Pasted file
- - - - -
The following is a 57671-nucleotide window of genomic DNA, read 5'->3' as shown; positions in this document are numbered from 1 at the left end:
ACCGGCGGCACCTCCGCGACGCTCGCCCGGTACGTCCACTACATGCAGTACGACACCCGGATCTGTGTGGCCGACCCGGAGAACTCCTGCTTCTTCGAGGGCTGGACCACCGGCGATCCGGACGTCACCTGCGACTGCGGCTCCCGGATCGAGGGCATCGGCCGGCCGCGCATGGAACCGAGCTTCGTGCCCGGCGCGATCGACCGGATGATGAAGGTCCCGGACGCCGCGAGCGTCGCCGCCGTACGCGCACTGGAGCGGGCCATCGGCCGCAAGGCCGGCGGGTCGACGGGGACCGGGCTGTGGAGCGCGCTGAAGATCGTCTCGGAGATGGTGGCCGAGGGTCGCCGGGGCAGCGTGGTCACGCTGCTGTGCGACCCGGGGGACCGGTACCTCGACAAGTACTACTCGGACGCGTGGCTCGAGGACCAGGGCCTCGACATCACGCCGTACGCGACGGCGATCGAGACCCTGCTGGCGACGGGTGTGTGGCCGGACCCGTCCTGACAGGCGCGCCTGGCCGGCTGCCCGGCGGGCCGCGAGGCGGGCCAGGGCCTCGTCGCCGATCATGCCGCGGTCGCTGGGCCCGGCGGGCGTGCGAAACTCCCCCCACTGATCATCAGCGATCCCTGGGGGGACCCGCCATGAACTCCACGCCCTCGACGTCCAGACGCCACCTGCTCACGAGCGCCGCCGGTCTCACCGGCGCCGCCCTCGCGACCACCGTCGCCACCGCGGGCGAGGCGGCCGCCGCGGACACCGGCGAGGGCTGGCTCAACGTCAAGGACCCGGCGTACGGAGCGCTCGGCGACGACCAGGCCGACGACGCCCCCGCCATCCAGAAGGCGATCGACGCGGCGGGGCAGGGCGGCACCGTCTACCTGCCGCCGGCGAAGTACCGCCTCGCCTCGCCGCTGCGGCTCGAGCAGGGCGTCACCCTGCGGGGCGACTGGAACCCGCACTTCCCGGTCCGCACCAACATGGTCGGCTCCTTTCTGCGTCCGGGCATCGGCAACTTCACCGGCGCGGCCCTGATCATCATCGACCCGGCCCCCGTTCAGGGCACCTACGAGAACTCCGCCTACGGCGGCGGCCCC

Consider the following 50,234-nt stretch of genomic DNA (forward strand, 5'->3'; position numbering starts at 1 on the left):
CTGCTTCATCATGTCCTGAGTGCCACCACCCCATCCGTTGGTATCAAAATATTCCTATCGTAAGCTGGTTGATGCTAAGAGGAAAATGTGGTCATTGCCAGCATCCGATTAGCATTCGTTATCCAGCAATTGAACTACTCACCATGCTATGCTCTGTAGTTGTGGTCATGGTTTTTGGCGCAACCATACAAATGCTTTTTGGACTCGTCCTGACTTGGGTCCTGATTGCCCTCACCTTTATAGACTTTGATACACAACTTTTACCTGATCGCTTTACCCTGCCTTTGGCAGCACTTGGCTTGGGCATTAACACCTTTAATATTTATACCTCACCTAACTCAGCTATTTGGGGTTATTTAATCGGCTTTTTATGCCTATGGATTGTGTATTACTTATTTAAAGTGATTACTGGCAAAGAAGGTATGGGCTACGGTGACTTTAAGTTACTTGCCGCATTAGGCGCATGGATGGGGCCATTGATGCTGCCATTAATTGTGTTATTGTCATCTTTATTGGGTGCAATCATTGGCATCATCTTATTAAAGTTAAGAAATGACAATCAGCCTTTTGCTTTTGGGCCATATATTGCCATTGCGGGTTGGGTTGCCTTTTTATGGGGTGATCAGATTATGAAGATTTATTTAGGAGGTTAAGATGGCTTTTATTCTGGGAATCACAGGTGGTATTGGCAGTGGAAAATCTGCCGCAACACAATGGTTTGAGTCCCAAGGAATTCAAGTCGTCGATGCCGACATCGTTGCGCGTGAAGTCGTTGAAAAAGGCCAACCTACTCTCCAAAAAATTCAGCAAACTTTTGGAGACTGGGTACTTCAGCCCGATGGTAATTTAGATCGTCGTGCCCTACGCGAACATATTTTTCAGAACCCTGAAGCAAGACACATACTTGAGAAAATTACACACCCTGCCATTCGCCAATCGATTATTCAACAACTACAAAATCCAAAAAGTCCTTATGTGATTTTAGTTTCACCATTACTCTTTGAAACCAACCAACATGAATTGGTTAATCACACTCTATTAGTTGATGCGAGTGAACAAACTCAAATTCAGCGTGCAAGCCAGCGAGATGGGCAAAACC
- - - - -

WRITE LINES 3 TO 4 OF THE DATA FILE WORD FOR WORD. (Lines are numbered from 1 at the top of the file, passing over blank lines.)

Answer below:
Consider the following 50,234-nt stretch of genomic DNA (forward strand, 5'->3'; position numbering starts at 1 on the left):
CTGCTTCATCATGTCCTGAGTGCCACCACCCCATCCGTTGGTATCAAAATATTCCTATCGTAAGCTGGTTGATGCTAAGAGGAAAATGTGGTCATTGCCAGCATCCGATTAGCATTCGTTATCCAGCAATTGAACTACTCACCATGCTATGCTCTGTAGTTGTGGTCATGGTTTTTGGCGCAACCATACAAATGCTTTTTGGACTCGTCCTGACTTGGGTCCTGATTGCCCTCACCTTTATAGACTTTGATACACAACTTTTACCTGATCGCTTTACCCTGCCTTTGGCAGCACTTGGCTTGGGCATTAACACCTTTAATATTTATACCTCACCTAACTCAGCTATTTGGGGTTATTTAATCGGCTTTTTATGCCTATGGATTGTGTATTACTTATTTAAAGTGATTACTGGCAAAGAAGGTATGGGCTACGGTGACTTTAAGTTACTTGCCGCATTAGGCGCATGGATGGGGCCATTGATGCTGCCATTAATTGTGTTATTGTCATCTTTATTGGGTGCAATCATTGGCATCATCTTATTAAAGTTAAGAAATGACAATCAGCCTTTTGCTTTTGGGCCATATATTGCCATTGCGGGTTGGGTTGCCTTTTTATGGGGTGATCAGATTATGAAGATTTATTTAGGAGGTTAAGATGGCTTTTATTCTGGGAATCACAGGTGGTATTGGCAGTGGAAAATCTGCCGCAACACAATGGTTTGAGTCCCAAGGAATTCAAGTCGTCGATGCCGACATCGTTGCGCGTGAAGTCGTTGAAAAAGGCCAACCTACTCTCCAAAAAATTCAGCAAACTTTTGGAGACTGGGTACTTCAGCCCGATGGTAATTTAGATCGTCGTGCCCTACGCGAACATATTTTTCAGAACCCTGAAGCAAGACACATACTTGAGAAAATTACACACCCTGCCATTCGCCAATCGATTATTCAACAACTACAAAATCCAAAAAGTCCTTATGTGATTTTAGTTTCACCATTACTCTTTGAAACCAACCAACATGAATTGGTTAATCACACTCTATTAGTTGATGCGAGTGAACAAACTCAAATTCAGCGTGCAAGCCAGCGAGATGGGCAAAACC